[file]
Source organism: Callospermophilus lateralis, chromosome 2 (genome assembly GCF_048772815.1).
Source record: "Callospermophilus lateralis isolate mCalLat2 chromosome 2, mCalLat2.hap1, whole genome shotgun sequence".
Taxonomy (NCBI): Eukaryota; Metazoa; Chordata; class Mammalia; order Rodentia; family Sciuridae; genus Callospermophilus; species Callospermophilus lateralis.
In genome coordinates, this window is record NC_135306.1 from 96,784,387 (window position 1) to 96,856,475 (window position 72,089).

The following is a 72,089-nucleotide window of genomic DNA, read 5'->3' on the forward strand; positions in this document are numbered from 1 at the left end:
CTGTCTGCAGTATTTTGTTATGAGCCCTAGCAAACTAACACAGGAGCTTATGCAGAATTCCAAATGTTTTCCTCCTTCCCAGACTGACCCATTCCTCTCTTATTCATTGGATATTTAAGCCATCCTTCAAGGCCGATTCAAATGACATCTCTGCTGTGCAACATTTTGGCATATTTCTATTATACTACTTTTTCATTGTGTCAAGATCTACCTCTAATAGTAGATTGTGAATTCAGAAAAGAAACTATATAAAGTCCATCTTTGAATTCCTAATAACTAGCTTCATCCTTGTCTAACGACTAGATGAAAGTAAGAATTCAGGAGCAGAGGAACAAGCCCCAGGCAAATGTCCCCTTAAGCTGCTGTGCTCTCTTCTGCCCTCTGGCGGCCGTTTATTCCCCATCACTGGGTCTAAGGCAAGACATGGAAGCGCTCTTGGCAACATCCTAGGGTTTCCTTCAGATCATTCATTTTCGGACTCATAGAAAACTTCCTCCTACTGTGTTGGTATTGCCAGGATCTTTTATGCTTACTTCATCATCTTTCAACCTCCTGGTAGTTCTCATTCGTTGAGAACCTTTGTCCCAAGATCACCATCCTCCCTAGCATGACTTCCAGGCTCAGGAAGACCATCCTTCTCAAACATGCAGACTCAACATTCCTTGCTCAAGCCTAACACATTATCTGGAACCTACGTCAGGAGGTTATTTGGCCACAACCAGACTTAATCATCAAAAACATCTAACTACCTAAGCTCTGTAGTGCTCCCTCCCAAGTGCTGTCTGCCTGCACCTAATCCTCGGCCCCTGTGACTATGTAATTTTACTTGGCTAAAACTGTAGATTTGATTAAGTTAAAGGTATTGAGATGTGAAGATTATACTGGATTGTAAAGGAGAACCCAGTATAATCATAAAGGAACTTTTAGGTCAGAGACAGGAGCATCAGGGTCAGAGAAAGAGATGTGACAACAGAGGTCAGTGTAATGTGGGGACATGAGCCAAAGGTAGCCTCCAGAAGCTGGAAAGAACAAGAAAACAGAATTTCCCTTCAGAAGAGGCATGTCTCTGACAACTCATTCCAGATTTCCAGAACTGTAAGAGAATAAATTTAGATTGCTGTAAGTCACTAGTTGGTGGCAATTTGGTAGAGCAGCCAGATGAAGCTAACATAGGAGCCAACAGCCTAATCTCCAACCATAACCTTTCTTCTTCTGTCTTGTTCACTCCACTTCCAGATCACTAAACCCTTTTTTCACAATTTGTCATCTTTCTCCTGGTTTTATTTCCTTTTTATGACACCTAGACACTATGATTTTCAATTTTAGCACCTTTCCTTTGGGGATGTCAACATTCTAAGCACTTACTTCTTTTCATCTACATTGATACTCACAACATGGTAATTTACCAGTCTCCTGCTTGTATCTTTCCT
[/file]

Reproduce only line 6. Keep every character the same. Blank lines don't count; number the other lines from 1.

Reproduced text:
CTGTCTGCAGTATTTTGTTATGAGCCCTAGCAAACTAACACAGGAGCTTATGCAGAATTCCAAATGTTTTCCTCCTTCCCAGACTGACCCATTCCTCTCTTATTCATTGGATATTTAAGCCATCCTTCAAGGCCGATTCAAATGACATCTCTGCTGTGCAACATTTTGGCATATTTCTATTATACTACTTTTTCATTGTGTCAAGATCTACCTCTAATAGTAGATTGTGAATTCAGAAAAGAAACTATATAAAGTCCATCTTTGAATTCCTAATAACTAGCTTCATCCTTGTCTAACGACTAGATGAAAGTAAGAATTCAGGAGCAGAGGAACAAGCCCCAGGCAAATGTCCCCTTAAGCTGCTGTGCTCTCTTCTGCCCTCTGGCGGCCGTTTATTCCCCATCACTGGGTCTAAGGCAAGACATGGAAGCGCTCTTGGCAACATCCTAGGGTTTCCTTCAGATCATTCATTTTCGGACTCATAGAAAACTTCCTCCTACTGTGTTGGTATTGCCAGGATCTTTTATGCTTACTTCATCATCTTTCAACCTCCTGGTAGTTCTCATTCGTTGAGAACCTTTGTCCCAAGATCACCATCCTCCCTAGCATGACTTCCAGGCTCAGGAAGACCATCCTTCTCAAACATGCAGACTCAACATTCCTTGCTCAAGCCTAACACATTATCTGGAACCTACGTCAGGAGGTTATTTGGCCACAACCAGACTTAATCATCAAAAACATCTAACTACCTAAGCTCTGTAGTGCTCCCTCCCAAGTGCTGTCTGCCTGCACCTAATCCTCGGCCCCTGTGACTATGTAATTTTACTTGGCTAAAACTGTAGATTTGATTAAGTTAAAGGTATTGAGATGTGAAGATTATACTGGATTGTAAAGGAGAACCCAGTATAATCATAAAGGAACTTTTAGGTCAGAGACAGGAGCATCAGGGTCAGAGAAAGAGATGTGACAACAGAGGTCAGTGTAATGTGGGGACATGAGCCAAAGGTAGCCTCCAGAAGCTGGAAAGAACAAGAAAACAGAATTTCCCTTCAGAAGAGGCATGTCTCTGACAACTCATTCCAGATTTCCAGAACTGTAAGAGAATAAATTTAGATTGCTGTAAGTCACTAGTTGGTGGCAATTTGGTAGAGCAGCCAGATGAAGCTAACATAGGAGCCAACAGCCTAATCTCCAACCATAACCTTTCTTCTTCTGTCTTGTTCACTCCACTTCCAGATCACTAAACCCTTTTTTCACAATTTGTCATCTTTCTCCTGGTTTTATTTCCTTTTTATGACACCTAGACACTATGATTTTCAATTTTAGCACCTTTCCTTTGGGGATGTCAACATTCTAAGCACTTACTTCTTTTCATCTACATTGATACTCACAACATGGTAATTTACCAGTCTCCTGCTTGTATCTTTCCT